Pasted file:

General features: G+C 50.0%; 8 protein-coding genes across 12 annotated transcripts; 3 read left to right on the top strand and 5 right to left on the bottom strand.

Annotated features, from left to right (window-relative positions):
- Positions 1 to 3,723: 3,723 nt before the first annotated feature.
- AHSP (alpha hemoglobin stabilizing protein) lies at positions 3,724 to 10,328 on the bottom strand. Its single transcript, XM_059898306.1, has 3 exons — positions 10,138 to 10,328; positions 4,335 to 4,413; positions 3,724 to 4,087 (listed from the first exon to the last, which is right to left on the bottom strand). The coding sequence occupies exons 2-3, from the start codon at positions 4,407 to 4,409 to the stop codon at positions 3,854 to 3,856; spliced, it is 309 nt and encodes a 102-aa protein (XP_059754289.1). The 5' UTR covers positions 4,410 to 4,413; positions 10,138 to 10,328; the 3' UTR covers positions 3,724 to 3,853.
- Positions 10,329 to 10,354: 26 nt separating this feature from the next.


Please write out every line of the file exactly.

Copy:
General features: G+C 50.0%; 8 protein-coding genes across 12 annotated transcripts; 3 read left to right on the top strand and 5 right to left on the bottom strand.

Annotated features, from left to right (window-relative positions):
- Positions 1 to 3,723: 3,723 nt before the first annotated feature.
- AHSP (alpha hemoglobin stabilizing protein) lies at positions 3,724 to 10,328 on the bottom strand. Its single transcript, XM_059898306.1, has 3 exons — positions 10,138 to 10,328; positions 4,335 to 4,413; positions 3,724 to 4,087 (listed from the first exon to the last, which is right to left on the bottom strand). The coding sequence occupies exons 2-3, from the start codon at positions 4,407 to 4,409 to the stop codon at positions 3,854 to 3,856; spliced, it is 309 nt and encodes a 102-aa protein (XP_059754289.1). The 5' UTR covers positions 4,410 to 4,413; positions 10,138 to 10,328; the 3' UTR covers positions 3,724 to 3,853.
- Positions 10,329 to 10,354: 26 nt separating this feature from the next.